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Turning freedom into free lunch

By W. James Antle III
web posted June 17, 2002

Only in a free society would people hold their freedom so lightly. Similarly, only in a society that enjoys the prosperity freedom creates would people entertain the illusion that a cradle-to-grave welfare state is not only desirable but also indefinitely feasible.

Take a look at the birthplace of Western civilization. Throughout Europe, economies have struggled under the massive tax and regulatory burden their governments have imposed yet serious efforts at reform provoke strikes and street demonstrations. France actually had to reduce the workweek to induce job creation, seeking employment for the idle by forcing businesses to hire two people for jobs that once would have required only one. The bureaucrats of the European Union seem likely to consolidate and institutionalize the continent's statist failures. When Ireland saw a surge in economic growth fueled by lower taxes, the EU's response was to push for the "harmonization" of high taxes throughout Europe.

After a certain point, big government becomes self-sustaining even when it becomes obvious that it is no longer in the aggregate economic interest of the nation. This is something the United States should want to avoid, though it is not certain that it will.

How often have you heard people say that last year we passed a tax cut that we can't afford? This clamor has only grown louder as the record budget surpluses have faded into thin air. Yet the federal government is set to spend more than $2 trillion this year and has gone on a wild bipartisan pork-barrel binge. The tax cut in question involves less than 6 percent of federal revenues over ten years and only one percent of the economy. After the tax cut is implemented in its entirety, the top statutory tax rate will still be higher than it was in 1993. Then in 2011, it will expire. This modest tax cut is too much for the American people to afford?

If so, the government must have a preemptive claim to every American's earnings and there is no situation in which lower taxes would ever be justified. Should taxes be lowered to encourage innovation, risk-taking and job creation during a recession? Apparently not. Should they be lowered during surpluses? Again, apparently not. We have yet to hear a scenario when real tax cuts - as opposed to refundable credits paid to people with no income tax liability and a Byzantine scheme of tax breaks for people who behave in bureaucratically approved ways - are actually justified.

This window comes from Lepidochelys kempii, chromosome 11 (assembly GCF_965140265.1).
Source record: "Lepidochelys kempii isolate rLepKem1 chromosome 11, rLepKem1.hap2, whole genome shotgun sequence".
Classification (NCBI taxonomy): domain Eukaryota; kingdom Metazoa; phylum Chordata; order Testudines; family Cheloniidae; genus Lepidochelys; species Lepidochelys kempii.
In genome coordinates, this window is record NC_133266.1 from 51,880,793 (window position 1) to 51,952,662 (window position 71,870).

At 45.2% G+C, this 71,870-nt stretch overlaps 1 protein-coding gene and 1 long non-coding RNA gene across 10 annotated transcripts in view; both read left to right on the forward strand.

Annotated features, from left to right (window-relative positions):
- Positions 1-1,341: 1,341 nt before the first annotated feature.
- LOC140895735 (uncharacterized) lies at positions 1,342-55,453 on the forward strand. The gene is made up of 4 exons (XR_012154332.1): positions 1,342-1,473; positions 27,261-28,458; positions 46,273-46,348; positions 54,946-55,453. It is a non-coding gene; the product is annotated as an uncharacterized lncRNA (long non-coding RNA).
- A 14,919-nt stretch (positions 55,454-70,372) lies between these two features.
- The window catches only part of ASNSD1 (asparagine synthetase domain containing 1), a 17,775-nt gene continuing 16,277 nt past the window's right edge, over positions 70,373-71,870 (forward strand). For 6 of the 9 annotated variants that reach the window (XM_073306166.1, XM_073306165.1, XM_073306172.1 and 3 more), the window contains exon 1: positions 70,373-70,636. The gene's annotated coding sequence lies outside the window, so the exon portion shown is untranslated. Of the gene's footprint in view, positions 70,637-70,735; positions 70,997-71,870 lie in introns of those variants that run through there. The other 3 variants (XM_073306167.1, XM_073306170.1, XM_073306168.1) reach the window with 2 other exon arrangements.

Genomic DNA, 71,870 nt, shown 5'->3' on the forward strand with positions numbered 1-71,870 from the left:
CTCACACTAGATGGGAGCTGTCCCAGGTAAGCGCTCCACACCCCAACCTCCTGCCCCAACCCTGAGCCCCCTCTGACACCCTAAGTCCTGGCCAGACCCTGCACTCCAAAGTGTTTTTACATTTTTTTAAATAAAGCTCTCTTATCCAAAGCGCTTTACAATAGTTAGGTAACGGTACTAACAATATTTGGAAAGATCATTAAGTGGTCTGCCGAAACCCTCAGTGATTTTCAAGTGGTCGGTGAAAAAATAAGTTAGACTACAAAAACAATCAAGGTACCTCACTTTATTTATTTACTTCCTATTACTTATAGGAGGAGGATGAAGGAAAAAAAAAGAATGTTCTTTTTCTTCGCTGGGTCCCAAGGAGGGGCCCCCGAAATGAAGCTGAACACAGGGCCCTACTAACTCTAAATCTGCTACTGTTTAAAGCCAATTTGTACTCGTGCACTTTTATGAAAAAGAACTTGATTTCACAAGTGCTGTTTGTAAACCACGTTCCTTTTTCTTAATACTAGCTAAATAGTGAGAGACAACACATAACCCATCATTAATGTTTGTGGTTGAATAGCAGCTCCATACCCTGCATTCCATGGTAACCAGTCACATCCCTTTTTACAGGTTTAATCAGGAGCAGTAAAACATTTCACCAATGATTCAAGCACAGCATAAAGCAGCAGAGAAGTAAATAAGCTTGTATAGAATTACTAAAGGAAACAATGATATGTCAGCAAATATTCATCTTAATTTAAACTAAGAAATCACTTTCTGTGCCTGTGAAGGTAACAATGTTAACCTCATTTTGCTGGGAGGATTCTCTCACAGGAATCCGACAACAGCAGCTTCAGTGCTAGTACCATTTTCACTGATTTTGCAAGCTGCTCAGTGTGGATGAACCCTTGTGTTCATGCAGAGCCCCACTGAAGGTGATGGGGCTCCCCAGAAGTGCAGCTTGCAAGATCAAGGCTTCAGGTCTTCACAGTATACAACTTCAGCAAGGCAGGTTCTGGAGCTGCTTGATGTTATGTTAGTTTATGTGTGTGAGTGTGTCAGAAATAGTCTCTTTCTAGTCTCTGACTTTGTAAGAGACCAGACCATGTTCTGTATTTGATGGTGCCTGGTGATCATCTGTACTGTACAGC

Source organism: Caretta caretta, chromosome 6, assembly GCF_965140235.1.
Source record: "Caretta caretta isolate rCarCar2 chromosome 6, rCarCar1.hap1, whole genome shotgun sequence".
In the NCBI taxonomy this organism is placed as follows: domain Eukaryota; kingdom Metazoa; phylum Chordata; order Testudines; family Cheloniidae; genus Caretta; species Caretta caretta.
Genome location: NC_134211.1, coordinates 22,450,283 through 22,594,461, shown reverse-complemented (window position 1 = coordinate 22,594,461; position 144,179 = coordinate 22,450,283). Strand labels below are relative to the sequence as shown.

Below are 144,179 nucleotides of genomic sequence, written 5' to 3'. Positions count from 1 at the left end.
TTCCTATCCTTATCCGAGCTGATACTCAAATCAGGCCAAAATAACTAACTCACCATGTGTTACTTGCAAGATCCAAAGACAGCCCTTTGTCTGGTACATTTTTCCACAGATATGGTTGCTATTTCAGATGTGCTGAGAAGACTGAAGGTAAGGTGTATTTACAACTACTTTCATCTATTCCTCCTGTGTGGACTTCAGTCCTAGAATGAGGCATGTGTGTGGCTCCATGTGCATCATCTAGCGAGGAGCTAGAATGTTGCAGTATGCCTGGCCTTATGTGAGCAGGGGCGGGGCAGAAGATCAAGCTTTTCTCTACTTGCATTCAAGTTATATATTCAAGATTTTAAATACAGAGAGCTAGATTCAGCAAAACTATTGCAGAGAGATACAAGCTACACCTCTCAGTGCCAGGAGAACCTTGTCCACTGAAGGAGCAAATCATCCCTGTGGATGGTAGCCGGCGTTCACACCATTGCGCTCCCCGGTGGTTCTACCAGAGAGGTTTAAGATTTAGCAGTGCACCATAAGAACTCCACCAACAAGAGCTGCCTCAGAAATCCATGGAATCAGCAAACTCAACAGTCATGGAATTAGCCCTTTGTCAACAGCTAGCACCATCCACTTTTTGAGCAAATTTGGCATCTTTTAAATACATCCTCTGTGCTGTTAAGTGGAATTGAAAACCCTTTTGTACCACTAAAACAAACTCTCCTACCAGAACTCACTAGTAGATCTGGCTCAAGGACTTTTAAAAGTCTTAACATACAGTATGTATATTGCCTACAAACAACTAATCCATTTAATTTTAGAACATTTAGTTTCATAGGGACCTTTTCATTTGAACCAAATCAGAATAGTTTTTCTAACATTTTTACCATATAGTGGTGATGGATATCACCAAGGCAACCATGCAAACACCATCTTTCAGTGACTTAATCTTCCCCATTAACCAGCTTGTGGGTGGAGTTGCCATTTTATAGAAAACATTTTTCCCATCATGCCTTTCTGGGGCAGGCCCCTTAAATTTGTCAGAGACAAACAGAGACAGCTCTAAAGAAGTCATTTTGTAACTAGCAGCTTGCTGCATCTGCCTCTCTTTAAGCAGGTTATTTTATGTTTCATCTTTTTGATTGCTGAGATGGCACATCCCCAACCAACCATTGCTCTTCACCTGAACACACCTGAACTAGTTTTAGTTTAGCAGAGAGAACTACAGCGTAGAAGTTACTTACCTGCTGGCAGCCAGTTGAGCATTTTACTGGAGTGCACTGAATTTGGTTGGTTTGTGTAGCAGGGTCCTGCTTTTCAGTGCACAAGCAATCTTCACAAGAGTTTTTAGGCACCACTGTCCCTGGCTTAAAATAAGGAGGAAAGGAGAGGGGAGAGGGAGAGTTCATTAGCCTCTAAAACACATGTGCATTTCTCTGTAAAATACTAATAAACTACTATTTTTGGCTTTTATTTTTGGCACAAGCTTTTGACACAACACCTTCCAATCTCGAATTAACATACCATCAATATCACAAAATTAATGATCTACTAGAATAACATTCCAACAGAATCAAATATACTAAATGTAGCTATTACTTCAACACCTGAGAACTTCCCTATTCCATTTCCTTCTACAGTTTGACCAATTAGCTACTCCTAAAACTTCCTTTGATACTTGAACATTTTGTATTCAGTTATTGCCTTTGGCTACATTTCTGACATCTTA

Ellen Goodman had a column in The Boston Globe where she was appalled that people were concerned they might have to pay the estate tax. Didn't they know that the "death tax" is only imposed on the super-rich? The very idea that middle-class Americans identified with the idea of becoming rich and amassing substantial estates made her indignant.

It is bad enough when editorial writers and political activists speak this way. But when real people make such statements, it is maddening. When people say that it is the government's role to fix the economy with new spending programs and regulations, ask them how the government creates wealth and where the money the government spends comes from.

Unfortunately, too many Americans don't look to their members of Congress to uphold the Constitution and protect their earnings from socialist who schemes to redistribute income. How many congressional districts could Ron Paul get elected in? Instead, voters send robber barons to Washington to go take money from other people. No matter how much they pay in taxes, they are pleased when their representative manages to get some hapless taxpayer in some other state to foot the bill for an expensive bridge or a museum in their district. Some of the states that voted for Al Gore for president and send the most liberal politicians to Congress are precisely the ones that are paying more in federal taxes than they receive in federal spending.

It is always depressing to see people who are willing to give up their hard-earned wealth and constitutional liberties. One of the few heartening events in recent months has been the increased realization on the part of the American people that gun control only prevents law-abiding citizens from defending themselves and does little if anything to reduce crime. The Million Mom March from a couple years ago was an appalling spectacle of Americans demonstrating in Washington against the Bill of Rights!

Tip O'Neill used to say that the Democrats' New Deal reforms made people rich enough that they could afford to vote for the Republicans. On the contrary, the United States' legacy of freedom has made the country wealthy enough to afford to pay for the growth of government. Let us hope we wake up before the statist tapeworm kills its capitalist host.

W. James Antle III is a senior writer for Enter Stage Right.

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